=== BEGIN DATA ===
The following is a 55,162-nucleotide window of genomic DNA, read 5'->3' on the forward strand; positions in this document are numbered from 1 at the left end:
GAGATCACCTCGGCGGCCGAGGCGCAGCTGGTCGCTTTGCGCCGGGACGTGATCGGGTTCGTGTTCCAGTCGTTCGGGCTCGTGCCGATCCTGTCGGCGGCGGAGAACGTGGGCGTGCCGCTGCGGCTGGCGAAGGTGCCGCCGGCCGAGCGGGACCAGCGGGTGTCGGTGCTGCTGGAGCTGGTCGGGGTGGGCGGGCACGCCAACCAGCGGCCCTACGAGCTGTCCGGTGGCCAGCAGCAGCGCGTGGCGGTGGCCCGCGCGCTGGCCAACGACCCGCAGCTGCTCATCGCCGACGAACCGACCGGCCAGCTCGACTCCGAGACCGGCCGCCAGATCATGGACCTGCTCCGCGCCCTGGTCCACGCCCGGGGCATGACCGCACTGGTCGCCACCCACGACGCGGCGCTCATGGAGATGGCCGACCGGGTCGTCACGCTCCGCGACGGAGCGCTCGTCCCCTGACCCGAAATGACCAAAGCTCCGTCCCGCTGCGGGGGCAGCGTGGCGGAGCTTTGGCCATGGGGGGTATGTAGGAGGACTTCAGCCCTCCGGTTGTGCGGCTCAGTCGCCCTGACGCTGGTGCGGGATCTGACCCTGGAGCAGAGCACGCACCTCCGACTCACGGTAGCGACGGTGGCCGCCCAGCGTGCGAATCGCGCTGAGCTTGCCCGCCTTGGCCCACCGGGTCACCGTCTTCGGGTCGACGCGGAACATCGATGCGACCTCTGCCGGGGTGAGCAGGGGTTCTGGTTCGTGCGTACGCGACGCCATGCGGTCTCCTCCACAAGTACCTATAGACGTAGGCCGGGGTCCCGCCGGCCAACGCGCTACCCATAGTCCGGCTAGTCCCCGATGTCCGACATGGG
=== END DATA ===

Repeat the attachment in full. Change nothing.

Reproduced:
The following is a 55,162-nucleotide window of genomic DNA, read 5'->3' on the forward strand; positions in this document are numbered from 1 at the left end:
GAGATCACCTCGGCGGCCGAGGCGCAGCTGGTCGCTTTGCGCCGGGACGTGATCGGGTTCGTGTTCCAGTCGTTCGGGCTCGTGCCGATCCTGTCGGCGGCGGAGAACGTGGGCGTGCCGCTGCGGCTGGCGAAGGTGCCGCCGGCCGAGCGGGACCAGCGGGTGTCGGTGCTGCTGGAGCTGGTCGGGGTGGGCGGGCACGCCAACCAGCGGCCCTACGAGCTGTCCGGTGGCCAGCAGCAGCGCGTGGCGGTGGCCCGCGCGCTGGCCAACGACCCGCAGCTGCTCATCGCCGACGAACCGACCGGCCAGCTCGACTCCGAGACCGGCCGCCAGATCATGGACCTGCTCCGCGCCCTGGTCCACGCCCGGGGCATGACCGCACTGGTCGCCACCCACGACGCGGCGCTCATGGAGATGGCCGACCGGGTCGTCACGCTCCGCGACGGAGCGCTCGTCCCCTGACCCGAAATGACCAAAGCTCCGTCCCGCTGCGGGGGCAGCGTGGCGGAGCTTTGGCCATGGGGGGTATGTAGGAGGACTTCAGCCCTCCGGTTGTGCGGCTCAGTCGCCCTGACGCTGGTGCGGGATCTGACCCTGGAGCAGAGCACGCACCTCCGACTCACGGTAGCGACGGTGGCCGCCCAGCGTGCGAATCGCGCTGAGCTTGCCCGCCTTGGCCCACCGGGTCACCGTCTTCGGGTCGACGCGGAACATCGATGCGACCTCTGCCGGGGTGAGCAGGGGTTCTGGTTCGTGCGTACGCGACGCCATGCGGTCTCCTCCACAAGTACCTATAGACGTAGGCCGGGGTCCCGCCGGCCAACGCGCTACCCATAGTCCGGCTAGTCCCCGATGTCCGACATGGG